http://www.croucher.us/uphillqnch-1.htm

Evan
08-28-2009, 01:07 AM
That has all the hallmarks of a scam. It's "little known". It's attributed originally to a well recognized source a long time ago. It's difficult to do and the results are hard to replicate (therefor you can't do it but we can). There is only a single outside reference to a document that is unavailable.

NASA showed it to be ineffective but I won't quote it as you must be a registered member to download the document (I am) and as far as I am concerned the study methodology was flawed as it didn't test the "uphill quench" by itself. Sounds like the "special treatment" that somehow makes "FORTAL" different from 7075-T651 aluminum even though the alloy and properties are identical.

You can find even more such proprietary nonsense in the various types of die making aluminum alloys.

Glenn Wegman
08-28-2009, 08:00 AM
Evan,

If you read my original post, I am not claiming that it is the way to go for stress relieving. I simply pointed out that it was recommended to me quite some time ago.

Here is the entity that I was using for heat treat at the time that recommended the process to me. They seemed to know what they were doing, but perhaps not! At the time they were doing work for outside vendors, but have since stopped that and only do their own in house heat treating/metallurgy.

http://www.heico.com/fsg/fsProd.htm

Again, just providing a source for the info I was given.

Thanks,

Glenn

Your Old Dog
08-28-2009, 08:21 AM
As in another thread I mentioned this may not answer your question directly but....

I have had more trouble from finishing a project in one sitting from heat. The aluminum heats up and expands blowing your critical measurements all to hell. I've since learned to let the aluminum cool in the chuck for an hour or so before taking my final passes.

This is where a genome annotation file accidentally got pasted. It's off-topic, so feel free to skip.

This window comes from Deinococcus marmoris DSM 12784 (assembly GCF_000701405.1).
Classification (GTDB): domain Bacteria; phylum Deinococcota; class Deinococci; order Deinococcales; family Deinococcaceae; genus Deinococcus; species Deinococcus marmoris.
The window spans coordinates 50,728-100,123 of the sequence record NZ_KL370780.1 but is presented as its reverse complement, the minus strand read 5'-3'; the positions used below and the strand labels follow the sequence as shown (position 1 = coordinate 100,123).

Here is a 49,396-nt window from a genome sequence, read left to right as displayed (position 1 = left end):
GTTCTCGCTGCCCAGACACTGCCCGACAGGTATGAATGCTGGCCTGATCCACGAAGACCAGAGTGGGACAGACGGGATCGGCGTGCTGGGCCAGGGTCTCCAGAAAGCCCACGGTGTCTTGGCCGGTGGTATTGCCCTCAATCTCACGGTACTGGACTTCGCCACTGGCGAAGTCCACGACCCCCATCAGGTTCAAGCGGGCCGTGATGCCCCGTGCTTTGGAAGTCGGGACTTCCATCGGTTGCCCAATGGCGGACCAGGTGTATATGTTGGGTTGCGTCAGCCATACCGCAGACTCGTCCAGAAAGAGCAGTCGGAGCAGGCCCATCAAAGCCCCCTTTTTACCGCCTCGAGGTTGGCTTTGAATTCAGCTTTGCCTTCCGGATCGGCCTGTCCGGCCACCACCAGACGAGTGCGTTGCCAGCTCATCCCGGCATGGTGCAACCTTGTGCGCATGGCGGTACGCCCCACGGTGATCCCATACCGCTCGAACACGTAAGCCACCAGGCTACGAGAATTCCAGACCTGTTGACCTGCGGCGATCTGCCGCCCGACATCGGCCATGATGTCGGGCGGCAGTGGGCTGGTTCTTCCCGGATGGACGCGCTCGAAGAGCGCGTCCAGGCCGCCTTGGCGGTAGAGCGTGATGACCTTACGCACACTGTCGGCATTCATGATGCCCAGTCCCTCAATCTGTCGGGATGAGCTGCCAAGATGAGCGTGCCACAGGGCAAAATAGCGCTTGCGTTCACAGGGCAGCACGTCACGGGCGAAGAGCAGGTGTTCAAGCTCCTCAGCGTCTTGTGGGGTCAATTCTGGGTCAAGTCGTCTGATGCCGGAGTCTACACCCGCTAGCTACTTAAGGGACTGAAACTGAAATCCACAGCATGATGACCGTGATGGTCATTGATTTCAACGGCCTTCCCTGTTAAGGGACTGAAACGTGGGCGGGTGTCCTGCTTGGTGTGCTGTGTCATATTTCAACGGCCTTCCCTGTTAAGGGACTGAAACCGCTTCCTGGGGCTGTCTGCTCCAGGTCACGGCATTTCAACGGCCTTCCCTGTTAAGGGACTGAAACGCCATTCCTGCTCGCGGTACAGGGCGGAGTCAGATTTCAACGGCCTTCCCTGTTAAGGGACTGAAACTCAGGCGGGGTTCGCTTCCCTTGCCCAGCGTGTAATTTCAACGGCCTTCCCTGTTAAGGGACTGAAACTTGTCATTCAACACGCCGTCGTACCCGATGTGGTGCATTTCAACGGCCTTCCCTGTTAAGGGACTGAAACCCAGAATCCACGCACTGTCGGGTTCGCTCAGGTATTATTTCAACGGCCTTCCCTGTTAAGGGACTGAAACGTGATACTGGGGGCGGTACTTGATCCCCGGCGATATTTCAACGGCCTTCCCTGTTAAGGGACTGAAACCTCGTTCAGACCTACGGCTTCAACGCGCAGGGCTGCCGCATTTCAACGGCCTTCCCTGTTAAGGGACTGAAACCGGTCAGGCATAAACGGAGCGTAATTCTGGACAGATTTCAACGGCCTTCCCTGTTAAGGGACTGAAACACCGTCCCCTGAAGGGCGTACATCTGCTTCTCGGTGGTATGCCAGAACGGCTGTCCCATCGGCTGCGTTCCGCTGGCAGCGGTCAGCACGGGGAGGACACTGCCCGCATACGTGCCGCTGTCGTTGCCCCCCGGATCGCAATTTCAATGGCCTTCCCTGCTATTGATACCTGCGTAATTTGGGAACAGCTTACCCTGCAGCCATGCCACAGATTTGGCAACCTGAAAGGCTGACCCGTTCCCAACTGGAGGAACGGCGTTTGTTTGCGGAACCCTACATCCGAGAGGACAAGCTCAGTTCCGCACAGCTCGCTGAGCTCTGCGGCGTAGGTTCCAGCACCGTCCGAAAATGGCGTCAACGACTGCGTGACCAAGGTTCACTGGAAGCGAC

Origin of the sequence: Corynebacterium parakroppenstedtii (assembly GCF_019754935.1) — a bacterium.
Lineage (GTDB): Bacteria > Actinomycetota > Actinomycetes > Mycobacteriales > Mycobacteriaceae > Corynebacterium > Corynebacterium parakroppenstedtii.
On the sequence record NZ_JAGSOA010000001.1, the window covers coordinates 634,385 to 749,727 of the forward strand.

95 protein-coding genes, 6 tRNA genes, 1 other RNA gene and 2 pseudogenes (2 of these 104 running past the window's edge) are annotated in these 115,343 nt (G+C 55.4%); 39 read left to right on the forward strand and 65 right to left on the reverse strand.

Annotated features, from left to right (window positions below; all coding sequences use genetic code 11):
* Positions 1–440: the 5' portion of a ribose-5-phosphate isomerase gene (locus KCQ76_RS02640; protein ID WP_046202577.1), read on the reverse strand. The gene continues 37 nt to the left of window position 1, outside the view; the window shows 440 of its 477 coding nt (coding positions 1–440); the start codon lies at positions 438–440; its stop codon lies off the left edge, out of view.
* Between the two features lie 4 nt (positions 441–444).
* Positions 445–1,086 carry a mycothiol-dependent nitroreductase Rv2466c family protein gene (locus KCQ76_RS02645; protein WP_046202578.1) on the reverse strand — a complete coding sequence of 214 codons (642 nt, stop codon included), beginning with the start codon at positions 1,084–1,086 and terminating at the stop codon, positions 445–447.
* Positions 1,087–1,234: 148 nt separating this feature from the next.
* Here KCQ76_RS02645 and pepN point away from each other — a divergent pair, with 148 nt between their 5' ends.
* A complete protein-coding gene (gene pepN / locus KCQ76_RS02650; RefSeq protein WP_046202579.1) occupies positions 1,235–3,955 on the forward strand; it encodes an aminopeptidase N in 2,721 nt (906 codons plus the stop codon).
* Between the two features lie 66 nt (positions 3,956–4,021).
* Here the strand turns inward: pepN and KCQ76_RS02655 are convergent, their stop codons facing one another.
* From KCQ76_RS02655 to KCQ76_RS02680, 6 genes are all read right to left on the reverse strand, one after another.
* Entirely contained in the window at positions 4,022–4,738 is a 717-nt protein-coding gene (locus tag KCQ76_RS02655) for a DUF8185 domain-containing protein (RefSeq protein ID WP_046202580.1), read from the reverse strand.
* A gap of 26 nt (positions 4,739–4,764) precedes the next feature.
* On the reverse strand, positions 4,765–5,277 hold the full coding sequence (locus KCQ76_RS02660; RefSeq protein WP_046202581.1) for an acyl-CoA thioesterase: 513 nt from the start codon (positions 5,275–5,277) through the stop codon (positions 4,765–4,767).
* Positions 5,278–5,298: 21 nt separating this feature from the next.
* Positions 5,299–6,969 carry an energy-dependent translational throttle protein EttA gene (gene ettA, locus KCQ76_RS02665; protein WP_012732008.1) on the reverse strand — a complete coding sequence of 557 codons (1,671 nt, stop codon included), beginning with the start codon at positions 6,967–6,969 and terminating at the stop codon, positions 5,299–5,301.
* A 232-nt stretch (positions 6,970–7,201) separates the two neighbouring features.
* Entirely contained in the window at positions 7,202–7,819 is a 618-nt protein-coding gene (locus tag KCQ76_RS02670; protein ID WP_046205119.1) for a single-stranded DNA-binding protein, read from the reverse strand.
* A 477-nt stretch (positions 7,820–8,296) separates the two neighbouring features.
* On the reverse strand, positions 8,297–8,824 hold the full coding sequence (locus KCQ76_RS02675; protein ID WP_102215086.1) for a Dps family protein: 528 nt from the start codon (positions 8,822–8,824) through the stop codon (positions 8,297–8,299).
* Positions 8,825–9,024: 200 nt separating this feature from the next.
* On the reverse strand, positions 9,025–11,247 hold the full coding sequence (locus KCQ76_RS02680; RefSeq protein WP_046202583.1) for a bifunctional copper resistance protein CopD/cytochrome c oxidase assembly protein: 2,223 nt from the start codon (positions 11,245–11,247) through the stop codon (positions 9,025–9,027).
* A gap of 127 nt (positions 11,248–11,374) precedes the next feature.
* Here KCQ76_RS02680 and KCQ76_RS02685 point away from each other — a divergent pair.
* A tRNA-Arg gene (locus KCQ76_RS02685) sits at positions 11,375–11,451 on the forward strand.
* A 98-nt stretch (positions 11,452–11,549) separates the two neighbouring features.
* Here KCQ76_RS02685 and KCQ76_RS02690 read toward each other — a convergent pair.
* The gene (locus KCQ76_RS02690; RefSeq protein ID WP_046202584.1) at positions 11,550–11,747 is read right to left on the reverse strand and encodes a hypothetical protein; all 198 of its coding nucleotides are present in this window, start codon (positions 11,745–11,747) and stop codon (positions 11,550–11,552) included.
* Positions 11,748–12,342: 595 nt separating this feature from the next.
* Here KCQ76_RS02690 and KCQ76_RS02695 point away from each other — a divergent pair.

Evan
08-28-2009, 09:28 AM
Unless you are machining Invar that is a problem that affects nearly all materials. Plastics are far worse as they often have coefficients of linear expansion ten times greater than metals.

oil mac
08-28-2009, 06:53 PM
Hi Folks,
When i was serving my apprenticeship in the late 1950/s, We were making aluminium castings in various specifications, I remember one particular component, where the customer specified that the castings be put in water & brought up to boiling temperature, and boiled for a specific period, Then allowed to cool down,
does anyone have any ideas, what this "heat treatment" was supposed to achieve for this particular component? sorry i cant remember the metal spec, Was it some form of stress relieving? Wish i could recall the details of the casting etc.

David Powell
08-28-2009, 11:27 PM
I once met and did a little work for a University Professor who spent literally a lifetime investigating how to improve the strength of aluminium castings. Apparently early helicopters had many unexpected failures of aluminium castings, despite great care having been taken in their manufacture, and this got the fellow interested. The "secret" to make better castings apparently was in keeping temperatures of the melting and pouring cycles very tightly controlled. There was no mention of later heat treatments of the castings. Hope this is of interest. Regards David Powell.

Evan
08-29-2009, 01:17 AM
Casting alloys are an entirely different category of aluminum alloys compared to the heat treatable and fabrication alloys. I am not as familiar with the casting alloys since they are not much used in aircraft construction. It's a lot harder to inspect and qualify a casting for soundness than it is a sheet or plate product and the alloys are very different with most commonly much larger percentages of silicon to enhance the pourability and liquidity of the molten metal. The silicon content of the fabrication alloys may be as high as a couple of percent but the casting alloys may go as high as 15 percent. That makes a big difference to the properties including especially the response to temperature variations.

Michael Moore
08-29-2009, 12:39 PM
http://www.eurospares.com/graphics/metalwork/MIL-H-6088G.pdf

is a milspec doc on the heat treatment of aluminum alloys that may be of interest to some.

cheers,
Michael